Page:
Thanks, Rigby257 - that helps. I'm sure many are curious about these rods. Most probably do think of them as distance-casting tools, but from what you guys are saying here, they work fine close-in too.

    CTobias - sorry about the hijack. Anyways, back to steelies, ya?
    I like what you said in post #3, "I've been doing some research on it..." These sea-run fish are available, but finding where and when is where locals have an advantage just because they can get to the waters more often and probably share more information with each other.

    Markw3 (and others) made some comments about KP steelies that I agree with, including that locals don't necessarily want you in their spots - and who can blame them. KP's road-accessible, weekend-trip reachable...

    Like gear and conditions, it's more fun when you find an ideal match. KP streams get cold, sometimes the fish do too, I think and too often, the KP stream you've been looking forward to fishing is blown-out by seasonal rains. Oh, well, you still find regulars who get out there. For several years, I used to see a tent along the Anchor - the same one each Fall. I know that some of those days were slow, but for that guy, being on the river was enough. Fall is a beautiful time to be on any stream, but we are luckier than most, especially if we are willing to work for our opportunities. Ken Marsh wrote a nice piece on one of the KP regulars, Tiffany Hanson (
    http://peninsulaclarion.com/stories/101801/ala_101801ala0060001.shtml), which I think painted the picture well.

    Good thread, man. I'm still hoping a Spring trip for steelhead will work out for me - requires airfare though. Thanks and good luck.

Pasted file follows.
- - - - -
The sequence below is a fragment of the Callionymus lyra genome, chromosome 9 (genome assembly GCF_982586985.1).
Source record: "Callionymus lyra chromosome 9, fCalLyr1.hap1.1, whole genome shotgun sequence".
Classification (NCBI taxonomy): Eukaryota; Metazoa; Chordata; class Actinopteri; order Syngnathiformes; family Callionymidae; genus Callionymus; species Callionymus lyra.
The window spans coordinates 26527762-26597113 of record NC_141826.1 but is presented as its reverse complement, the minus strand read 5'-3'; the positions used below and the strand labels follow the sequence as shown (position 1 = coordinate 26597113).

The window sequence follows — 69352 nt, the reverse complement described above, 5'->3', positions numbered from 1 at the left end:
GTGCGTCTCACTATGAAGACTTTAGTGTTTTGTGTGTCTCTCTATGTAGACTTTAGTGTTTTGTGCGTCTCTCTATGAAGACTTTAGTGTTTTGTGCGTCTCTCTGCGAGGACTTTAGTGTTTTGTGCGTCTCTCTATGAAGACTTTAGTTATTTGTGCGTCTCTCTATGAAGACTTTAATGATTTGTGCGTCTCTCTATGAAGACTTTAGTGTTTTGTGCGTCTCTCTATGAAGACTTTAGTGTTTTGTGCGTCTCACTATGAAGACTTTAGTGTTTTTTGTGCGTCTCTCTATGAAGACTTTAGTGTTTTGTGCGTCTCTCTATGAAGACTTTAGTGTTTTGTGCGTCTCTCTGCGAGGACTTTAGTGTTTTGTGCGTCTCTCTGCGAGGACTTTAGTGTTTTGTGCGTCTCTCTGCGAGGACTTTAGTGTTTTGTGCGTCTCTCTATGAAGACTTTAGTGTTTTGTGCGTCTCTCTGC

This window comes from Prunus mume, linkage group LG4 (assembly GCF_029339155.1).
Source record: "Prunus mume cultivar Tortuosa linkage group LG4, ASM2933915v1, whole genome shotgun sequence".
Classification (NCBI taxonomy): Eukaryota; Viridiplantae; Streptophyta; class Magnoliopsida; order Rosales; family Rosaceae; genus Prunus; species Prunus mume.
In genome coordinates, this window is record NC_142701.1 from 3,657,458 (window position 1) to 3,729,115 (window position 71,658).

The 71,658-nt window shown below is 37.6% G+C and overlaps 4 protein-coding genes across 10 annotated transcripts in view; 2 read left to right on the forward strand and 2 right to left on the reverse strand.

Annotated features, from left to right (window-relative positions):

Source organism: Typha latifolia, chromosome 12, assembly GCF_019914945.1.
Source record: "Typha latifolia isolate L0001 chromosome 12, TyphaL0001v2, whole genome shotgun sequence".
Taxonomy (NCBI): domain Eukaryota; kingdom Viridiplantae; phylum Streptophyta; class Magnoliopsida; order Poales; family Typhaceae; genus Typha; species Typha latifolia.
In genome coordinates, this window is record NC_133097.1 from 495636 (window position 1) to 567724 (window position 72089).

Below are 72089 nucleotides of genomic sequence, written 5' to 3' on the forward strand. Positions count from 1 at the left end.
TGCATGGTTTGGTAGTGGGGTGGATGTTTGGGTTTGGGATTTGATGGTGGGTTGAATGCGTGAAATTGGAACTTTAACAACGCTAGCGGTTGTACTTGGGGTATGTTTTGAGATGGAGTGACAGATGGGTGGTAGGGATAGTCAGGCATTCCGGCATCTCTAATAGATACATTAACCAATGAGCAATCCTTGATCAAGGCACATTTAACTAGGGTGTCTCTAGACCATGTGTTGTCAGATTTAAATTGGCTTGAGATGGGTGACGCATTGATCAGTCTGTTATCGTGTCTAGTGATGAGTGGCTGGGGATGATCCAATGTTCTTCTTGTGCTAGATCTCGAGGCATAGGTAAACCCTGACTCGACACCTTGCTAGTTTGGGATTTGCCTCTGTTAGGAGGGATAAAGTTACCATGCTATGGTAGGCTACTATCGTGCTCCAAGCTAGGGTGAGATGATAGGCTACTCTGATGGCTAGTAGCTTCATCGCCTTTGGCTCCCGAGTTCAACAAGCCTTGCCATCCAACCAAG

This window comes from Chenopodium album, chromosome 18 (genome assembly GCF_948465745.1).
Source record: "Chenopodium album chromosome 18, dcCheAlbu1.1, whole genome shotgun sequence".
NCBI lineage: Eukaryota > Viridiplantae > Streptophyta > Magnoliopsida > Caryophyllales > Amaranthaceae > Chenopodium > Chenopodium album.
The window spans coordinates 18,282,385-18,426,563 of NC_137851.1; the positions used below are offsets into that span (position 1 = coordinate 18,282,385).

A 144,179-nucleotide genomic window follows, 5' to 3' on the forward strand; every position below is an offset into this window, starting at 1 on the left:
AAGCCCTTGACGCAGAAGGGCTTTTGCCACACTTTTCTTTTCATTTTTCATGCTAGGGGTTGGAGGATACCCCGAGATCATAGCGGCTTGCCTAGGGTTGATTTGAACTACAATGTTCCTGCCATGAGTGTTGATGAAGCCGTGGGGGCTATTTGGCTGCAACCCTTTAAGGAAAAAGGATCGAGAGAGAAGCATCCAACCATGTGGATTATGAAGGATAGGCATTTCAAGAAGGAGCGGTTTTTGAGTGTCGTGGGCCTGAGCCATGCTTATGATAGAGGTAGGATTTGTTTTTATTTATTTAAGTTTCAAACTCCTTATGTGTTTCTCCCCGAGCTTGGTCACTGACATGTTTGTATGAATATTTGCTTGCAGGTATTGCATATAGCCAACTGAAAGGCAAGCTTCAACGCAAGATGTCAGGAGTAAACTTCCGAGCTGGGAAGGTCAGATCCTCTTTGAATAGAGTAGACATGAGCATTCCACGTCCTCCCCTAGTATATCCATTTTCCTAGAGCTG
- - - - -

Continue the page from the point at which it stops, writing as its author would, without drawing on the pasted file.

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    Member DRIFTER_016's Avatar
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    Quote Originally Posted by CTobias View Post
    That's because people are quick to bash what they don't understand. It's ok, when you're throwing tight loops out to 70' and they are chucking and ducking lead 15' in front of them there is no need to worry what they think when you're fishing the better run.
    You got that right.
    Even the two handers bash the centerpin fishermen back East.

    Seems the two handers get all uppity when the CP fishermen are able to do that 70' cast and then run the drift 100, 200, 300 feet down stream. The teo handers are outfishing the single handers, so the single handers are jealous, the CP'ers are outfishing the two handers and the single handers and they are both PO'ed. It's a viscious circle. LOL

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    Quote Originally Posted by DRIFTER_016 View Post
    You got that right.
    Even the two handers bash the centerpin fishermen back East.

    It's a viscious circle. LOL
    Oh I know all about that cycle. I consider myself a fisherman first and foremost and will use any legal method necessary. I own a lot of float gear and am not ashamed to admit it.

    My friends who pin think I'm a water frothing snagger for using a spey rod and my friends who use a spey rod think I'm a dirty bait chucker when I use a float rod.

    I can never win. I think they're just mad because regardless of what rod I am using I usually outfish them. Haha.

    Can't wait to get up there and start doing some exploring of some fishy spots.

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    Quote Originally Posted by CTobias View Post
    Oh I know all about that cycle. I consider myself a fisherman first and foremost and will use any legal method necessary. I own a lot of float gear and am not ashamed to admit it.

    My friends who pin think I'm a water frothing snagger for using a spey rod and my friends who use a spey rod think I'm a dirty bait chucker when I use a float rod.

    I can never win. I think they're just mad because regardless of what rod I am using I usually outfish them. Haha.

    Can't wait to get up there and start doing some exploring of some fishy spots.

    You got that right.
    I will use what ever technique is the best at the time.
    I'm not a "snob" when it comes to fishing.
    My favorite method for fishing steelies @ the Anchor is swinging flies with my one hander.
    Although I do well with the CP too.
    I'd would clean up if they allowed bait!!!
    The combination of bait and a CP is almost as effective as running a net across the river!!! LOL.